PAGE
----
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Communications to the Editor |

Prevention of Venous Thromboembolism FREE TO VIEW

William Geerts, MD, FCCP; Joel G. Ray, MD, MSc; Clifford W. Colwell, MD; David Bergqvist, MD, PhD; Graham F. Pineo, MD; Michael R. Lassen, MD; John A. Heit, MD
Author and Funding Information

University of Toronto, Toronto, Canada

Correspondence to: William Geerts, MD, FCCP, Thromboembolism Program, Sunnybrook & Women’s College Health Sciences Centre, Room D674, 2075 Bayview Ave, Toronto, ON, Canada MVN 3M5



Chest. 2005;128(5):3775-3776. doi:10.1378/chest.128.5.3775
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To the Editor:

We thank Dr. Lotke (June 2005)1 for raising a number of important issues about the development of guideline recommendations for thromboprophylaxis. While Dr. Lotke contends that internists undervalue postoperative bleeding related to anticoagulant prophylaxis, we are not aware of any evidence that supports this statement. In contrast, the American College of Chest Physicians (ACCP) thromboprophylaxis guideline process placed a high value on minimization of bleeding complications when making its recommendations.2 The chapter authors included three surgeons, two of whom are practicing orthopedic surgeons. Furthermore, before finalizing the orthopedic surgery sections, we obtained formal reviews from 16 experts who were external to the ACCP thromboprophylaxis committee; 10 of these were orthopedic surgeons. Thus we believe that the values we assigned to bleeding complications and prevention of deep vein thrombosis (DVT) are representative of the orthopedic community and their patients.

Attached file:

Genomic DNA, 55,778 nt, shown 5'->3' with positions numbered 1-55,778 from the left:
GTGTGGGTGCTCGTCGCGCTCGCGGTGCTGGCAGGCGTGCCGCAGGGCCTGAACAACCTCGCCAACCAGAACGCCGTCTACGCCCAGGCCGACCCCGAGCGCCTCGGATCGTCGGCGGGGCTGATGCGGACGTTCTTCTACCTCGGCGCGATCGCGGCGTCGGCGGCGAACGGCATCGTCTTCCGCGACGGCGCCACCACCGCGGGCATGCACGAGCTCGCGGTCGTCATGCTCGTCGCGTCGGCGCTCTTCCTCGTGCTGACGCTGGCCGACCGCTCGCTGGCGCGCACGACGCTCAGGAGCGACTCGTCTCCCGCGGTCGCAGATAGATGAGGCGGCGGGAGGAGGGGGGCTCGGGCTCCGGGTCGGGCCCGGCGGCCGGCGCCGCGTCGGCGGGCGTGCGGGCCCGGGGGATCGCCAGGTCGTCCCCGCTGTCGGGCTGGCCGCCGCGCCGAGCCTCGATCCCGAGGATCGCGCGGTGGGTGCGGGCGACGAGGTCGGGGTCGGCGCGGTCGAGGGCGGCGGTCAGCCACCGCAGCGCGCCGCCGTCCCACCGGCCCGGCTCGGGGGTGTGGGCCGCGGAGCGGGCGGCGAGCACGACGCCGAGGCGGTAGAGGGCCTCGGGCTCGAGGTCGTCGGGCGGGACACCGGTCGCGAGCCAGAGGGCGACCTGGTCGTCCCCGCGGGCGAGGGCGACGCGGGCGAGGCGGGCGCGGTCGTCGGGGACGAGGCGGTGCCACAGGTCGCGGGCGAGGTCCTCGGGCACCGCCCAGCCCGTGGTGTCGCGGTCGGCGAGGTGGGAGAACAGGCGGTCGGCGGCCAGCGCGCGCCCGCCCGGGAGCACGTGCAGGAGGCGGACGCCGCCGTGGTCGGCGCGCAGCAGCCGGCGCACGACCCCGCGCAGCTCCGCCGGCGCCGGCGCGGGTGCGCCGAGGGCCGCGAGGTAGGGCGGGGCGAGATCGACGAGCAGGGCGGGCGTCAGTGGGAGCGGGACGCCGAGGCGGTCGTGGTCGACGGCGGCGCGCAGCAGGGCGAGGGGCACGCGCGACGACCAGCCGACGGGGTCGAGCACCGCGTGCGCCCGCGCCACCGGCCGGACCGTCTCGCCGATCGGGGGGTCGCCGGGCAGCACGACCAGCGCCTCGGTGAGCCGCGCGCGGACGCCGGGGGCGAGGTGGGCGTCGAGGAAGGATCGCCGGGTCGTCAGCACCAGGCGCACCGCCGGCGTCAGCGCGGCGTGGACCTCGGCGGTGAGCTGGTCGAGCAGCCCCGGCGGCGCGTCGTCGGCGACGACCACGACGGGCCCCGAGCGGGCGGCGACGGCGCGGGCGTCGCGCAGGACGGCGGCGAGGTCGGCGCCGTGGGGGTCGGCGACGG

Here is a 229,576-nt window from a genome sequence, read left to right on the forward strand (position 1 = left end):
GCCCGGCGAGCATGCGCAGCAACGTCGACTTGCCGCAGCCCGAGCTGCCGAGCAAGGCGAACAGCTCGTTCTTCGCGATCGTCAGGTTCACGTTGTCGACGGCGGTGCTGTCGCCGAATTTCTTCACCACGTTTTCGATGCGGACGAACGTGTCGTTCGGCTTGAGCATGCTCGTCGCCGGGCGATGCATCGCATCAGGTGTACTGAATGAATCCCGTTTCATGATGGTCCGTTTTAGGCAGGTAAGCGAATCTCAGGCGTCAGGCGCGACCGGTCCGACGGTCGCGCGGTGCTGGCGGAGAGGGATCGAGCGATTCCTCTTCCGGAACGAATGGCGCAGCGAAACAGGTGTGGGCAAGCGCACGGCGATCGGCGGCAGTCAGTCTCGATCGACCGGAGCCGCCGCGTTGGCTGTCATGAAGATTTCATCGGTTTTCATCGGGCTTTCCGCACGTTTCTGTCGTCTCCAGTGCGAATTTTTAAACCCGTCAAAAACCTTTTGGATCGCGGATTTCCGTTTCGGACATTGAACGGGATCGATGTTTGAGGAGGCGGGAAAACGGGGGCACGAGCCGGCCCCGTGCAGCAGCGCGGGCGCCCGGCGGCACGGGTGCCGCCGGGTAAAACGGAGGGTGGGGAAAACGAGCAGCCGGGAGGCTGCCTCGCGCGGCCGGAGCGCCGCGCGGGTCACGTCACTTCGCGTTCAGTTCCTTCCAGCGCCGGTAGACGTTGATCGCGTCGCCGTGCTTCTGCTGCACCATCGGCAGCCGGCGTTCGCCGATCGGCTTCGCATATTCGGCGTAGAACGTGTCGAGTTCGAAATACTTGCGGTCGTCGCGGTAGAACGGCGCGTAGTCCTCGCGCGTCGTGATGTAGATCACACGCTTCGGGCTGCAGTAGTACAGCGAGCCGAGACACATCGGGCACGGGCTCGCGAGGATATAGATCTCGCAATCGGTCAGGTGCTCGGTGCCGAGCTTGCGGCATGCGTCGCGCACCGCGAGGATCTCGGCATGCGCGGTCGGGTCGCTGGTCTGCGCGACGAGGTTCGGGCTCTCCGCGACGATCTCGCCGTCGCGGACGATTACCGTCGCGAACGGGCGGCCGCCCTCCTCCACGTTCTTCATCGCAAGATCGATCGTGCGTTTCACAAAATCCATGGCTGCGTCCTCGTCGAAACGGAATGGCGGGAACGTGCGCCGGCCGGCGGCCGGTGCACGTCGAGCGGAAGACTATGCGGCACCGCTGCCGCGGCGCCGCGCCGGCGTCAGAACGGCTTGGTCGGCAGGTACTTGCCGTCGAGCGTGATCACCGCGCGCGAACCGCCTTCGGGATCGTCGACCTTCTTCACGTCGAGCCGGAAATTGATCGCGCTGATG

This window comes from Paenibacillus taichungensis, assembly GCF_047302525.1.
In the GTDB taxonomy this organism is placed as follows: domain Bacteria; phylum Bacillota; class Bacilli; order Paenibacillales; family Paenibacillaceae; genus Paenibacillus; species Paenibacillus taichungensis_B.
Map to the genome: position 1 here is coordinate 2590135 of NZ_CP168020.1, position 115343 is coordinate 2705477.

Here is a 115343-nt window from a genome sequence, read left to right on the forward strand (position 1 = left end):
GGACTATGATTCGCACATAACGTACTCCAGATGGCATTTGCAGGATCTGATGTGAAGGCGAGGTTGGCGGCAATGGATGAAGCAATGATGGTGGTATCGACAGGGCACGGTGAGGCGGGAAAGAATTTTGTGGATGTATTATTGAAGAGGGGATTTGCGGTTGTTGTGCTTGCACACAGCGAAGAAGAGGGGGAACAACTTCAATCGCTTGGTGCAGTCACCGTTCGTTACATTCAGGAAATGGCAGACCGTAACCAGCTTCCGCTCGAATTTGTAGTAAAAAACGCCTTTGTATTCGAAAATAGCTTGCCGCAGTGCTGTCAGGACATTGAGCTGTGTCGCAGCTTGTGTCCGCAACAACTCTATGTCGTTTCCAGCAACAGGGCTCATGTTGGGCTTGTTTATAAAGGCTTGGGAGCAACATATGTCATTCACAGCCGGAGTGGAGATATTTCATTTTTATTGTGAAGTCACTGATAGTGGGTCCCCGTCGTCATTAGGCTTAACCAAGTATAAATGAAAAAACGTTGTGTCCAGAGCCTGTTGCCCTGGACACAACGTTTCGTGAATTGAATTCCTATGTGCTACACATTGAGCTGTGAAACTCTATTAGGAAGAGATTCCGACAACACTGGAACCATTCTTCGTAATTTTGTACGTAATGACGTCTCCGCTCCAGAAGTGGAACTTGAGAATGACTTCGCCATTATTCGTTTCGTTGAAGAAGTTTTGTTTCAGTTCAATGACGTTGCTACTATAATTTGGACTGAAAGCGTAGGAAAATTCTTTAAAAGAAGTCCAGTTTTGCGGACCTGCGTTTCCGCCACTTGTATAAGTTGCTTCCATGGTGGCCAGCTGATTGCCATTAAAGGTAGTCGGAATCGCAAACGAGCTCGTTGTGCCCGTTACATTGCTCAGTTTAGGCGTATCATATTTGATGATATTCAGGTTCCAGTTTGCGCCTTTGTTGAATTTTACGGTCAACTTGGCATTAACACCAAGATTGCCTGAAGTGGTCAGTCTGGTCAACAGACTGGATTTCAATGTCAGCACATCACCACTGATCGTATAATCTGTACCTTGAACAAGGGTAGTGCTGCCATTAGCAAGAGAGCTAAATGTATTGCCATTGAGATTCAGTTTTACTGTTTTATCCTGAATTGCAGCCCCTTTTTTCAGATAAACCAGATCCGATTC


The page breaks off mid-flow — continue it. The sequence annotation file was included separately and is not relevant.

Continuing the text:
As an example of the priority we placed on avoiding bleeding due to thromboprophylaxis, the use of low-molecular-weight heparins (LMWHs) was rated over fondaparinux in hip and knee arthroplasty because of slightly greater bleeding with the latter (despite an overall 50% relative risk reduction for DVT prevention with fondaparinux compared with LMWH).3We also ranked extended prophylaxis with LMWH over vitamin K antagonists based on greater bleeding risks with the latter agents.4

We do agree that anticoagulant prophylaxis should be used cautiously in patients at higher risk of bleeding than those included in clinical trials. However, there is little evidence that age is an independent predictor of bleeding in such patients, and age was not an exclusion criteria in most of the clinical trials. While thromboprophylaxis should attempt to keep the risk of patient-important bleeding to a minimum, we should not lose sight of the need to prevent DVT in major orthopedic surgery patients and thereby to reduce the complications of acute DVT and pulmonary embolism as well as the long-term sequellae of chronic venous insufficiency and pulmonary hypertension.